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A Guide To Treating Crush Injuries

Crush injuries of the foot are serious and can be difficult to manage. These complex injuries often involve soft tissue and osseous structures. Potentially devastating complications and long term sequelae can occur if these injuries are underestimated or mismanaged.1 Compartment syndrome is a serious complication that can occur with these types of injuries. Due to the high morbidity associated with crush injuries, prompt and meticulous care is essential.2 Omer and Pomerantz reported 50 percent of their patients who sustained crush injuries of the foot had residual pain or required assisted ambulation.3 Myerson, et. al., reported that 25 percent of their patients treated for crush injuries to the foot had poor results.2 When managing crush injuries, one must emphasize early recognition and treatment of compartment syndrome (see “Detecting And Treating Compartment Syndrome” below), early soft tissue coverage, and fracture stabilization.2 One should perform a thorough history and physical examination. A detailed history should include the mechanism of injury, information about the injuring object and the manner in which the foot was affected by the object. When evaluating a traumatic injury of the foot, the primary concern is assessing the patient’s neurovascular status. Then one should proceed to evaluate soft tissue injuries, noting all contusions, abrasions, lacerations and penetrations. It is critical to assess these patients for compartment syndrome. When you suspect this condition, be sure to measure compartment pressures.4 One should also obtain X-rays and/or advanced imaging to evaluate the foot for possible fractures and dislocations. Assessing The Degree Of The Crush Injury A crush injury occurs when an extrinsic compressive or shear force of variable magnitude is applied to the foot over a variable period of time.1 Vora and Myerson categorized crush injuries of the foot into three distinct types as follows: Type I occurs when the crushing object is large and heavy, and remains in contact with the foot for an extended period of time. Compartment syndrome and plantar soft tissue defects are common with this type of injury. Type II occurs when one notes elements of laceration. These injuries are often associated with open fractures and marked soft tissue disruption. Type III occurs when a tangential force is applied to the foot. This leads to degloving and avulsion of soft tissue. Skeletal trauma may be absent with this type of injury.1 Detecting And Treating Compartment Syndrome Acute compartment syndrome of the foot is a potential complication of foot crush injuries. Recognizing the signs and symptoms of compartment syndrome is important. The sequelae of a missed compartment syndrome include contracture, deformity, sensory changes, weakness, stiffness, paralysis, atrophy and chronic pain.4-9 Therefore, immediate diagnosis and aggressive treatment of compartment syndrome is imperative to minimize these outcomes. Compartment syndrome results from a decrease in compartmental volume or an increase in the contents of the compartment.10 The elevated pressures compromise local tissue perfusion, potentially resulting in permanent myoneural tissue damage.8 Crush syndrome is a term that describes the manifestations that occur after prolonged crushing pressure on the limbs.11,12 Manifestations are caused by the destruction of muscle tissue and the influx of myoglobin, potassium and phosphorus into the circulation. This can lead to hypovolemic shock, hyperkalemia and if, not treated, acute renal failure.11,13,14 This syndrome is unlikely to occur with an isolated crush injury of the foot, but more likely with an injury to one or both limbs. Historically, the foot has been divided into four compartments: medial, lateral, central and interosseous.15,16 In 1990, Manoli and Weber demonstrated the presence of nine compartments: medial, lateral, superficial, adductor, calcaneus and four interosseous compartments.17 Researchers have suggested the presence of a tenth dorsal compartment containing the extensor digitorum brevis.18 The calcaneal compartment communicates with the deep posterior compartment of the leg, possibly allowing a concurrent compartment syndrome of the foot and leg.19 One should have a high index of suspicion of compartment syndrome when evaluating a crush injury. The most common physical findings you may see with compartment syndrome are relentless pain, loss of palpable pulses, decreased light touch sensation, impaired two-point discrimination, motor deficits and loss of pin prick sensation.4 However, keep in mind that you may not always note these findings with these patients.7 Measuring compartment pressures is the only method for definitively diagnosing a compartment syndrome.4,5,9 Normal compartmental pressure is 8 mmHg or less.9 You would perform a fasciotomy when compartmental pressure exceeds 30 mmHg or when the pressure reaches 10 to 30 mmHg below the diastolic blood pressure.20,21 One should perform a fasciotomy within eight hours of the injury and as soon as one makes the diagnosis.22 A variety of incisional approaches (including plantar, dorsal, plantar and lateral, and medial and dorsal) have been described for performing fasciotomies in the foot.5 Myerson recommends a combined two dorsal and one medial-plantar incision to decompress all nine compartments.9 The two dorsal incisions, located medial to the second metatarsal and lateral to the fourth metatarsal, allow one to release the adductor and interossei compartments.6 The medial plantar incision, located at the plantar medial aspect of the heel, allows access to the medial, lateral, superficial and calcaneal compartments.6 You should leave these incisions open. Manage the wounds with wet to dry dressing changes for five to 10 days. Subsequently, one may perform delayed primary closure or provide coverage with split-thickness skin grafting.17 Key Essentials For Treatment When treating crush injuries, one should begin by obtaining analgesia with a peripheral nerve block of the ankle. This should be done regardless of the magnitude of injury. This includes patients with compartment syndrome. This step does not alter decision making, but does significantly alleviate the patient’s pain.5 Keep in mind that a diagnosis of compartment syndrome is based on elevated compartment pressures and not on pain.4,23-25 Administer local anesthesia about the ankle with 20 cc of 0.5% bupivicaine without epinephrine.26 In order to minimize swelling, proceed to apply a bulky compressive dressing and elevate the foot if surgery is delayed or if you are planning on closed treatment.1 One can use a pneumatic intermittent compression foot pump to reduce swelling when elevation is not sufficient.5 Researchers have shown that using this pump is an effective method of reducing edema after lower extremity trauma.27 More specifically, studies have shown that the modality is successful in reducing edema associated with crush injuries of the foot.25,28 However, if you suspect that patients have compartment syndrome, be sure to measure compartment pressures prior to using the intermittent compression foot pump.1 One should continue to monitor patients for compartment syndrome while using the pump.5 When treating open injuries, provide appropriate treatment including antibiosis and tetanus prophylaxis. A first generation cephalosporin is indicated for minor open wounds as well as Type I and II open fractures. Recommended dosing for these patients is cefazolin 2g IV initially, followed by 1g IV every eight hours for three days.29 Aminoglycosides are recommended in addition to the cephalosporin for Type II and III open fractures and open wounds with significant dirt and debris.30 Joseph points out that there is little to no evidence that a safer, equally effective class of drug (i.e., extended spectrum cephalosporin or newer quinolone) could not be used as single agent with these injuries.22 One may add penicillin G, 10 to 20 million units IV, with farming injuries.30 You should give the appropriate antibiotic within three hours of the injury.31 Take appropriate cultures at the initial examination. However, if the patient is being taken directly to the operating room, one may obtain post-debridement cultures. Pertinent Pointers On Debridement And Soft Tissue Coverage Be aware that there is an extended area of injury that is not always obvious when evaluating crush injuries.32 This extended area of damage is referred to as the “zone of injury.”1,5,23,33-36 It’s important to understand this concept so you don’t underestimate the amount of tissue damage and subsequently mistreat the patient.5 Researchers have shown that early soft tissue coverage is critical when attempting to salvage a crushed foot.37-42 Early debridement and soft tissue coverage provide a lower infection rate and enhanced healing.11,34,43,44 Early soft tissue coverage decreases the length of hospital stay, decreases the rate of infection, decreases the number of surgical procedures, decreases the rate of failure and increases the rate of bone union.1,5,38 One must debride all non-viable tissue before performing definitive wound closure or coverage. It may be necessary to perform serial debridements, which you would perform until the wound is completely clean. Take care to preserve vital structures during debridement.1 You should sharply transect nerves that are non-salvageable and bury them in muscle to prevent a painful neuroma.1 Make sure you cover the tendons and preserve the paratenon in order to prevent desiccation and facilitate the acceptance of a skin graft.5 It is important to delineate vitalized from non-vitalized tissue so you can perform an accurate debridement. There are several ways to delineate this zone of injury. Visual inspection using conventional parameters such as bleeding, color, contractility and consistency is satisfactory but can lack accuracy.1,45 Flourescein labeling and split-thickness skin excision (STSE) are more accurate methods of determining tissue viability and predicting flap survival. 5,10,32,46-48 Flourescein is a phenolphthalein dye that fluoresces when exposed to ultraviolet light in the presence of an intact capillary circulation.46-48 However, be advised that flourescein testing can be an unreliable modality in certain situations (i.e., A-V shunting).27 The technique of STSE has become a useful tool in determining tissue viability as well as a method of providing graft material for early soft tissue coverage.6,10,32 One would perform a STSE by harvesting a split-thickness skin graft (STSG) from the potentially non-viable skin flap and adjacent normal skin. Dermal capillary bleeding indicates skin viability. You would proceed to debride the non-viable skin flap, mesh the skin graft 1:1.5 and reapply it to the devoid area. One cannot perform this technique over areas unsuitable for STSG such as exposed bone and non-viable deep tissue.5,6,10,32 Other forms of soft tissue coverage that have been recommended include full-thickness skin grafting (FTSG), free flap reconstruction and revascularization of the degloved tissue. 49-52 Insights On Stabilizing Fractures Crush injuries of the foot can be associated with fractures and dislocations. Surgical stabilization of fractures optimizes the overall outcomes of crush injuries.53,54 Skeletal stabilization is used not only for fracture fixation, but also for wound management.5 Rigid fixation optimizes the local conditions for wound healing and decreases infection rates by eliminating micromotion of the soft tissue, reducing edema and improving the microcirculation within the zone of injury.55 Reduction in swelling results in cellular and humeral defense mechanisms being maximized, thus decreasing infection rates.56,57 One may perform fixation and stabilization following irrigation and debridement.55 There are multiple options for stabilization, ranging from internal fixation to external fixation. Treatment decisions are based on the location and extent of skeletal trauma. External or percutaneous fixation is particularly useful in crush injuries with significant soft tissue trauma. These fixation options do not require incisions that violate the zone of injury.55 One should perform definitive fixation as soon as the soft tissues are stable.55 Basic fracture management principles include delicate soft tissue handling, maintaining wide skin bridges, limited subcutaneous dissection and minimal soft tissue dissection of fracture fragments.55 In Conclusion Crush injuries of the foot often involve both soft tissue and osseous structures. These injuries are serious and are associated with a significant amount of morbidity.2 Therefore, it is important not to underestimate the serious nature of these injuries. Early recognition and treatment of compartment syndrome is imperative. Performing thorough debridement of all non-viable tissue is essential before initiating early soft tissue coverage. One would pursue skeletal stabilization for fracture management and wound care. Quick and aggressive treatment of these serious and potentially devastating injuries is essential in order to minimize complications such as ischemic contractures, paralysis, amputations and complex regional pain syndrome. Dr. Tankersley is a surgical resident within the Division of Foot and Ankle Surgery at the Western Pennsylvania Hospital in Pittsburgh, Pa. Dr. Mendicino is the Chief of the Division of Foot and Ankle Surgery at the Western Pennsylvania Hospital in Pittsburgh, Pa. He is a Fellow and Past President of the American College of Foot and Ankle Surgeons. Dr. Mendicino is also a Clinical Professor of Surgery at the Western Campus of the Temple University School of Medicine. Dr. Catanzariti is the Director of Residency Training Programs for the Division of Foot and Ankle Surgery at the Western Pennsylvania Hospital in Pittsburgh, Pa. He is a Fellow of the American College of Foot and Ankle Surgeons and is on the faculty of the Podiatry Institute. Dr. Grossman is Chief of the Section of Podiatry at the Akron Medical Center in Akron, Ohio. He is a Fellow of the American College of Foot and Ankle Surgeons and is a Clinical Assistant Professor of Podiatry and Orthopedic Surgery at the Northeastern Ohio University’s College of Medicine.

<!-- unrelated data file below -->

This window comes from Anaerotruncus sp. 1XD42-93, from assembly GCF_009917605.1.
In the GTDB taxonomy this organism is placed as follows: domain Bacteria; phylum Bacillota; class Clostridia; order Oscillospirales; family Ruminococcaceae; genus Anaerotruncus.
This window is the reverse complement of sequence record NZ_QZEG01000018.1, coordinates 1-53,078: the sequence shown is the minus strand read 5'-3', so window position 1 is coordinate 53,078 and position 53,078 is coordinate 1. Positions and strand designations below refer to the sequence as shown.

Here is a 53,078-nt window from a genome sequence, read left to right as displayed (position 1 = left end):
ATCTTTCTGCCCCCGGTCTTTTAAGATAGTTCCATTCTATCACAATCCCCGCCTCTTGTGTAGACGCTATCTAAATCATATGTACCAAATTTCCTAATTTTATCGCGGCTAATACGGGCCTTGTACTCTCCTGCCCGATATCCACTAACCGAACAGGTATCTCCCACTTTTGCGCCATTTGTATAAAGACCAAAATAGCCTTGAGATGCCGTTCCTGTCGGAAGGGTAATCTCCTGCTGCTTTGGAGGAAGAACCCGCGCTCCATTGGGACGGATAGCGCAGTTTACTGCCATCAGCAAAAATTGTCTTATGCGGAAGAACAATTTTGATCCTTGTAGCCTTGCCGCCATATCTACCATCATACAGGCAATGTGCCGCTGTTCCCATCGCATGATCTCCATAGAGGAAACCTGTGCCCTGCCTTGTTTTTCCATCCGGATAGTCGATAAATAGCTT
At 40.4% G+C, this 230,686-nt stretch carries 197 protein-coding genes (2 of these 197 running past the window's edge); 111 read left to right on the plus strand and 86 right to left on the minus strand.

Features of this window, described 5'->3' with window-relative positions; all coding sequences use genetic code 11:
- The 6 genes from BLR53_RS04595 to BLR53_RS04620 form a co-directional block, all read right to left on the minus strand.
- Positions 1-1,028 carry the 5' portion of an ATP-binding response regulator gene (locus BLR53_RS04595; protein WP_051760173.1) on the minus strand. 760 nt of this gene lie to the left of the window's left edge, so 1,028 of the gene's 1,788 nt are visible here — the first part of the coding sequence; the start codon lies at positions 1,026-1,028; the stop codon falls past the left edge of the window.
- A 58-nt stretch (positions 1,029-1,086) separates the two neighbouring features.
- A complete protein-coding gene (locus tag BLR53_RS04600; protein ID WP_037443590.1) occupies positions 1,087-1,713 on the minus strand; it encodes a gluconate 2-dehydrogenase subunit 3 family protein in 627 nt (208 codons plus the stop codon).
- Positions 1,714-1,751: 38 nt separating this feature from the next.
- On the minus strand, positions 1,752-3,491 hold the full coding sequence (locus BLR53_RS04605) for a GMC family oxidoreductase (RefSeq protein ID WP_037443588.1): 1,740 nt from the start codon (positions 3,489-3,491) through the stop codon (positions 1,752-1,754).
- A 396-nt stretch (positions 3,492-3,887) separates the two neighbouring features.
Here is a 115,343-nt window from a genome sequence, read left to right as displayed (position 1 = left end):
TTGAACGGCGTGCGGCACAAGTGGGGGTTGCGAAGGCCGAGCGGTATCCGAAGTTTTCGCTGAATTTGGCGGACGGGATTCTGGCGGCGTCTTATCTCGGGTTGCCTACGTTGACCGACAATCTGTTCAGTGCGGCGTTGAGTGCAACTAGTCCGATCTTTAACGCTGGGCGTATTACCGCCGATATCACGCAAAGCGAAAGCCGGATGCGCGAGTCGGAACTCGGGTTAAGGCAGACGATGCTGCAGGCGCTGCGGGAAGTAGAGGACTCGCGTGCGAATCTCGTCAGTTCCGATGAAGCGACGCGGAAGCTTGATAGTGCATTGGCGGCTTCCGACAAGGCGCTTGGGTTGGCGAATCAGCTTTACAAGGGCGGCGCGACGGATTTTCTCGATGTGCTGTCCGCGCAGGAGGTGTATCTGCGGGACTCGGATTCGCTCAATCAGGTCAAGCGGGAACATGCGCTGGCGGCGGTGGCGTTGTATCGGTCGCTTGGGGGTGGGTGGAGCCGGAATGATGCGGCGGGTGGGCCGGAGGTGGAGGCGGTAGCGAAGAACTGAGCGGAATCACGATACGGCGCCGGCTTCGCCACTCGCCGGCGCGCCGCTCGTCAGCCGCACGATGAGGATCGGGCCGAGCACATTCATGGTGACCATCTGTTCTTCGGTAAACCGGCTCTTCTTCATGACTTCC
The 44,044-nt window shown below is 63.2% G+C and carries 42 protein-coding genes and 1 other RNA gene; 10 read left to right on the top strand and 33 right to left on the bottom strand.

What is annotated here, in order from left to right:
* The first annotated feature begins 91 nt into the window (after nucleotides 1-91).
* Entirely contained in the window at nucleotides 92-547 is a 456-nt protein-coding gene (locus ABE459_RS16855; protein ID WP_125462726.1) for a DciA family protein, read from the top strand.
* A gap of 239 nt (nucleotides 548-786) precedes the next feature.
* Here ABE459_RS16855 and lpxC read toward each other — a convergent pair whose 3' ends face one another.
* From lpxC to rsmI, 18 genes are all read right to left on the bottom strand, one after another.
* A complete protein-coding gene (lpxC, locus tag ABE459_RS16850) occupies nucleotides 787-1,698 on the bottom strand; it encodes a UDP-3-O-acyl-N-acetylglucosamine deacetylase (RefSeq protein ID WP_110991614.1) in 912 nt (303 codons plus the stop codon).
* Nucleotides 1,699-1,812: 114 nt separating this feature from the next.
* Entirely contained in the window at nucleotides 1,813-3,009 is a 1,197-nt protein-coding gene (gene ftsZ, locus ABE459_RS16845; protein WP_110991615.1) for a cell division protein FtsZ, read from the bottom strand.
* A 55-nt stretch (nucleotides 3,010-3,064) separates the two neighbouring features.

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By Zach J. Tankersley, DPM, Robert W. Mendicino, DPM, Alan R. Catanzariti, DPM, and Jordan P. Grossman, DPM